A 50-year-old woman in Oregon died of a blood clot about two weeks after she got the single-dose Johnson & Johnson Wuhan coronavirus vaccine. State officials confirmed her death on April 22, becoming the 10th person to suffer from the said adverse reaction. The report of the woman’s death came a day before advisers to the Centers for Disease Control and Prevention (CDC) would meet regarding the vaccine’s suspension.
According to an April 22 statement by the Oregon Health Authority (OHA), it received word of the adverse reaction on April 20. Two days earlier, on April 18, the CDC was notified of the incident. The statement noted that the woman received the one-dose vaccine before authorities recommended halting its use temporarily.
The OHA statement elaborated that the 50-year-old woman “developed a rare but serious blood clot … in combination with very low platelets.” Both symptoms reportedly occurred “within two weeks following vaccination” with the single-dose adenovirus vector shot. The Beaver State’s health department said six others in the U.S. inoculated with the J&J vaccine reported similar blood clots.
Furthermore, the statement said that information about the vaccine-related fatality had been forwarded to the CDC’s Vaccine Adverse Event Reporting System. “The case … will add to the evidence of potential risk associated with [the J&J] vaccine,” it continued. However, OHA noted that it cannot be concluded “whether [the woman’s] death is related to the vaccine” until a probe on the matter is complete. CDC and OHA officials are investigating the death as of writing.
Blood clots in tandem with low platelet counts were reported in 10 individuals who got the J&J vaccine against the Wuhan coronavirus, including the Oregon woman. Five of them developed cerebral venous sinus thrombosis – clots that affect the vessels draining blood from the brain. Meanwhile, one person developed deep vein thrombosis – a blood clot that affects distant vessels such as the ones located in the legs.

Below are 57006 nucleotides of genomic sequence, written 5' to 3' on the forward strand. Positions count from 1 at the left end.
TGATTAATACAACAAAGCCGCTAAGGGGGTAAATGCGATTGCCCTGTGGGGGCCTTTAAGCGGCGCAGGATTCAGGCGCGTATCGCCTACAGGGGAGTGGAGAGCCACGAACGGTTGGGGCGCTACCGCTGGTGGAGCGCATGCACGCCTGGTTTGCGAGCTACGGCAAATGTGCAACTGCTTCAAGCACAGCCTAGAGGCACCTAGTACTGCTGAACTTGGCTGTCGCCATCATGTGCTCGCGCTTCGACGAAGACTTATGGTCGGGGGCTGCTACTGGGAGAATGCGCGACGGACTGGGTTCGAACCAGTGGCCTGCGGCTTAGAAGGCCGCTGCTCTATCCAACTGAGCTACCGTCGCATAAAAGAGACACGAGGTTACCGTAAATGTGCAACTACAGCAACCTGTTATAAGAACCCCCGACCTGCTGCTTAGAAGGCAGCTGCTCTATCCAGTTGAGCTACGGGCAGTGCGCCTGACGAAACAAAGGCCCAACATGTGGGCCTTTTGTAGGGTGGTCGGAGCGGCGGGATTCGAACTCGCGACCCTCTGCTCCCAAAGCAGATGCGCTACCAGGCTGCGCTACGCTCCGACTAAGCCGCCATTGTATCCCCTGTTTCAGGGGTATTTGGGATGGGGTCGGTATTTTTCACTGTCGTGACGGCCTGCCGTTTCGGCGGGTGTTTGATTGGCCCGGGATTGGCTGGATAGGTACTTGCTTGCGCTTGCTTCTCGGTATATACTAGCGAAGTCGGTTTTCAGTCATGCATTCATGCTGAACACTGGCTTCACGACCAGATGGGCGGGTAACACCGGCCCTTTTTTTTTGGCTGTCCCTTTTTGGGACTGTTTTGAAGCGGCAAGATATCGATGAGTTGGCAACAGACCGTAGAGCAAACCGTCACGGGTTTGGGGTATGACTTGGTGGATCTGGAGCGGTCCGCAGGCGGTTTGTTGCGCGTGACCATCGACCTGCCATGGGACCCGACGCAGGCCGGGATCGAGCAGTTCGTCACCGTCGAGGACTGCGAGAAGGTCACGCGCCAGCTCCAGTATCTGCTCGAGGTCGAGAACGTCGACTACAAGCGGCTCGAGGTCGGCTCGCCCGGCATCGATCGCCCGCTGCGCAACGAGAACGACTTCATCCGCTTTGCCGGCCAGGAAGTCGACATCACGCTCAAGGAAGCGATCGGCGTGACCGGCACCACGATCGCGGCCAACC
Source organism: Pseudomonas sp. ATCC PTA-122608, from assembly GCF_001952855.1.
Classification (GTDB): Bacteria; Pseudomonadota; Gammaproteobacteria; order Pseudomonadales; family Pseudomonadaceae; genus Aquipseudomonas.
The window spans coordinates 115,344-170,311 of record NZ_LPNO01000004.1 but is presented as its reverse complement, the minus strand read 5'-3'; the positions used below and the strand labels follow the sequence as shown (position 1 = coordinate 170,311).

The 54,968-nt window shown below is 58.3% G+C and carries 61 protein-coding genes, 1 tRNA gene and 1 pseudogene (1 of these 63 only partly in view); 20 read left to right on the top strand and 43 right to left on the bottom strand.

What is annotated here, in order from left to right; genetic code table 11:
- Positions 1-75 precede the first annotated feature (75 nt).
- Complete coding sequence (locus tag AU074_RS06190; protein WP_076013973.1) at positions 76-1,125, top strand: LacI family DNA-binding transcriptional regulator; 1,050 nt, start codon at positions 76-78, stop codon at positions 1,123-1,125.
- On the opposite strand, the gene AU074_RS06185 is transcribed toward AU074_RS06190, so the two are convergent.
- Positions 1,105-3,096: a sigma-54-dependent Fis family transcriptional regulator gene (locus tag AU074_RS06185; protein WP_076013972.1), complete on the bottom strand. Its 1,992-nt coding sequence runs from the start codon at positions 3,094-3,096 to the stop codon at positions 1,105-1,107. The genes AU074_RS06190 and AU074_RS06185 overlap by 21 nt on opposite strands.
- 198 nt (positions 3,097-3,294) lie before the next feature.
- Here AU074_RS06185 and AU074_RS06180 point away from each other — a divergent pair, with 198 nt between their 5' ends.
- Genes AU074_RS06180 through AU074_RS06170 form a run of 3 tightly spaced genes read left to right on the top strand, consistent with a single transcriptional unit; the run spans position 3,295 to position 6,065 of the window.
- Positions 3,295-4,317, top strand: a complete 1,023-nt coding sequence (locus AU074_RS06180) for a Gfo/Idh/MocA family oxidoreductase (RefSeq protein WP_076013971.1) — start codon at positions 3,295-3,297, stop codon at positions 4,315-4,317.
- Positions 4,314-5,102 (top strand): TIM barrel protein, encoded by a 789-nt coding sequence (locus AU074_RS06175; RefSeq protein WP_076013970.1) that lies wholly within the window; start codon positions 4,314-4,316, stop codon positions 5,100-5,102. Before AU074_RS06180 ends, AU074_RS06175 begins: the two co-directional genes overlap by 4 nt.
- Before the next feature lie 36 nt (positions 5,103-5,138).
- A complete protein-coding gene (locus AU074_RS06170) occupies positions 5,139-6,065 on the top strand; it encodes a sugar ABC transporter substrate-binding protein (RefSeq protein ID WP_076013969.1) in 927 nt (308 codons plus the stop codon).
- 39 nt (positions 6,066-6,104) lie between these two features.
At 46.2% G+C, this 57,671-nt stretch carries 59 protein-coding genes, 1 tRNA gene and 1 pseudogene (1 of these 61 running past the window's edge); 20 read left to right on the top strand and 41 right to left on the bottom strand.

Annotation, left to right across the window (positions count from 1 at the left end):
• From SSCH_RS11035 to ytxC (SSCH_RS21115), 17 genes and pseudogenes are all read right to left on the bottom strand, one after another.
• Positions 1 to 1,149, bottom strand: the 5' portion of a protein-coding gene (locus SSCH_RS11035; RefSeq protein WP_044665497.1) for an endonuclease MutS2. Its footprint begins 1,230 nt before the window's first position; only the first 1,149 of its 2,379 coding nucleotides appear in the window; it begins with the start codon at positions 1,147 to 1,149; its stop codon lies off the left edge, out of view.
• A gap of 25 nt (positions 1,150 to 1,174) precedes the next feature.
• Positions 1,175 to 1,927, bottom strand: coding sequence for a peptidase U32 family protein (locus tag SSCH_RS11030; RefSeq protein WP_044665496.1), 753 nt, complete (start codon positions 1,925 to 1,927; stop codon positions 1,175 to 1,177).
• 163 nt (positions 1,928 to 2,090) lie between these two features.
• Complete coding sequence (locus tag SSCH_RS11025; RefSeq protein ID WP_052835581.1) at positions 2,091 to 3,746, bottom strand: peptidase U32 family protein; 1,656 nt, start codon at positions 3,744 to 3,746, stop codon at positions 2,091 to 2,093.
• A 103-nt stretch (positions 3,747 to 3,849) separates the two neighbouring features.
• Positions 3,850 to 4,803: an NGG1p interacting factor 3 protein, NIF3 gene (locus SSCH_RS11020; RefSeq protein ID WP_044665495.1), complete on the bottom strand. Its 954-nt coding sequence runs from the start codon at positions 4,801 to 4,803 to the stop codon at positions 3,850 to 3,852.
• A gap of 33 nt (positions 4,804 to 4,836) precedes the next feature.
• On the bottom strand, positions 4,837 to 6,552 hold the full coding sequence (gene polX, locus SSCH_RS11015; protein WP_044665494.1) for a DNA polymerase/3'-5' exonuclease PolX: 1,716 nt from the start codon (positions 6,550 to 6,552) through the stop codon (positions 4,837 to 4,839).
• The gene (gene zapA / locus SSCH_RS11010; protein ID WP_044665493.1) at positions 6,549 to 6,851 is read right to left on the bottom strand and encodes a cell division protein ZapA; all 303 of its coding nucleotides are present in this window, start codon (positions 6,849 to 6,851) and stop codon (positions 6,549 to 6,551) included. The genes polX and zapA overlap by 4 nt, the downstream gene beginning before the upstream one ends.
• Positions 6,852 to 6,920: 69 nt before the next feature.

CDC votes to resume use of vaccine despite adverse reactions linked to it
The report of the 50-year-old Oregonian’s death came a day before the CDC’s Advisory Committee on Immunization Practices (ACIP) April 23 meeting. The committee would talk about the J&J vaccine and subsequently issue their recommendations with regard to it. Some ACIP members have said it should come with a warning about younger women possibly developing blood clots. (Related: Johnson & Johnson vaccine under investigation over deadly blood clot cases.)
True enough, the committee members voted to lift the suspension on the J&J vaccine during the six-hour meeting. A report by FOX 5 said that CDC advisers voted 10-4 to resume the use of the vaccine, which the Food and Drug Administration (FDA) authorized for emergency use in late February 2021. The ACIP members argued that “the vaccine’s benefits outweigh [the] serious but small risk” of blood clots.
CDC Director Dr. Rochelle Walensky noted that the blood clots caused by the J&J vaccine coming to light meant that vaccine safety systems were functioning properly. She said in a statement: “Above all else, health and safety are at the forefront of our decisions. Our vaccine safety systems are working.” Walensky added that the public health agency “identified exceptionally rare events – out of the millions of [J&J vaccine] doses” and will continue to monitor any adverse events.
U.S. Surgeon General Dr. Vivek Murthy also lauded the vaccine safety mechanisms, adding that the suspension of the J&J vaccine reflects how seriously officials are considering the matter. “This is your safety system working for you, what you are seeing right now. A signal came up, the FDA and CDC jumped on it and decided to investigate thoroughly and that’s what’s happening. That … should increase people’s confidence that [authorities] are being told what’s going on and that any signals are being investigated,” he said.
J&J Chief Scientific Officer Dr. Paul Stoffels said his firm was “grateful to the [ACIP] and its medical experts for the rigorous evaluation” of the single-dose COVID-19 vaccine. “The Committee’s recommendation is an essential step toward continuing urgently needed vaccinations … for millions of people in the U.S.,” he added.
The J&J executive remarked: “As the global pandemic continues to devastate communities around the world, we believe a single-shot, easily transportable COVID-19 vaccine with demonstrated protection against multiple variants can help protect the health and safety of people everywhere.” He also reiterated the pharmaceutical company’s willingness to collaborate with health authorities worldwide “to ensure this very rare event can be identified early and treated effectively.” (Related: Mass vaccination site in Colorado shut down after people experience adverse reactions from Johnson & Johnson vaccine.)
Visit VaccineDeaths.com to read more reports about adverse reactions linked to the J&J single-dose COVID-19 vaccine.